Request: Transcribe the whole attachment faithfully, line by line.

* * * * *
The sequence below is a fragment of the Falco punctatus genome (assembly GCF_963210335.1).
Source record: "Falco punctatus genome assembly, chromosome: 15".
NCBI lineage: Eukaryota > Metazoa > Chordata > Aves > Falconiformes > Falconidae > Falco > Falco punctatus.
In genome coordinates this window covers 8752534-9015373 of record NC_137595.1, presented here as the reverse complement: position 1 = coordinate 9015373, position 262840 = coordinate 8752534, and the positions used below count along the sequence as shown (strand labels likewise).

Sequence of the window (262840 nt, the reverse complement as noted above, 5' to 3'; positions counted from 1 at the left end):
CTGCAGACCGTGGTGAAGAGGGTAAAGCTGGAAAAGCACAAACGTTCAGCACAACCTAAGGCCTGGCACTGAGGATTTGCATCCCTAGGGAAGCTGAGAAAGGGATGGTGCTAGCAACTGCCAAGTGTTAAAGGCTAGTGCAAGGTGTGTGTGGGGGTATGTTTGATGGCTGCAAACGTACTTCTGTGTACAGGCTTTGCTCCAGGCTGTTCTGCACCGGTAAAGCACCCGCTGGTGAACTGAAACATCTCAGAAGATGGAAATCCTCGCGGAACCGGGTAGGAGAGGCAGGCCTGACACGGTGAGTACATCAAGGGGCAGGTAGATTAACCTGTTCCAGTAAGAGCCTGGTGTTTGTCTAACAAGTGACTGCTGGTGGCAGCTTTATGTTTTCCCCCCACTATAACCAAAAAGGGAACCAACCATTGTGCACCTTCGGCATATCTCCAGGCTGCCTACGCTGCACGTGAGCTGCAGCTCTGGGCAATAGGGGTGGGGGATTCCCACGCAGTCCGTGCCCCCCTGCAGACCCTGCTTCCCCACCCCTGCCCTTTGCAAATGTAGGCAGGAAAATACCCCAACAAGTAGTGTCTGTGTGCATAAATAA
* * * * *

The sequence below is a fragment of the Falco punctatus genome (assembly GCF_963210335.1).
Source record: "Falco punctatus genome assembly, chromosome: 15".
NCBI lineage: Eukaryota > Metazoa > Chordata > Aves > Falconiformes > Falconidae > Falco > Falco punctatus.
In genome coordinates this window covers 8752534-9015373 of record NC_137595.1, presented here as the reverse complement: position 1 = coordinate 9015373, position 262840 = coordinate 8752534, and the positions used below count along the sequence as shown (strand labels likewise).

Sequence of the window (262840 nt, the reverse complement as noted above, 5' to 3'; positions counted from 1 at the left end):
CTGCAGACCGTGGTGAAGAGGGTAAAGCTGGAAAAGCACAAACGTTCAGCACAACCTAAGGCCTGGCACTGAGGATTTGCATCCCTAGGGAAGCTGAGAAAGGGATGGTGCTAGCAACTGCCAAGTGTTAAAGGCTAGTGCAAGGTGTGTGTGGGGGTATGTTTGATGGCTGCAAACGTACTTCTGTGTACAGGCTTTGCTCCAGGCTGTTCTGCACCGGTAAAGCACCCGCTGGTGAACTGAAACATCTCAGAAGATGGAAATCCTCGCGGAACCGGGTAGGAGAGGCAGGCCTGACACGGTGAGTACATCAAGGGGCAGGTAGATTAACCTGTTCCAGTAAGAGCCTGGTGTTTGTCTAACAAGTGACTGCTGGTGGCAGCTTTATGTTTTCCCCCCACTATAACCAAAAAGGGAACCAACCATTGTGCACCTTCGGCATATCTCCAGGCTGCCTACGCTGCACGTGAGCTGCAGCTCTGGGCAATAGGGGTGGGGGATTCCCACGCAGTCCGTGCCCCCCTGCAGACCCTGCTTCCCCACCCCTGCCCTTTGCAAATGTAGGCAGGAAAATACCCCAACAAGTAGTGTCTGTGTGCATAAATAA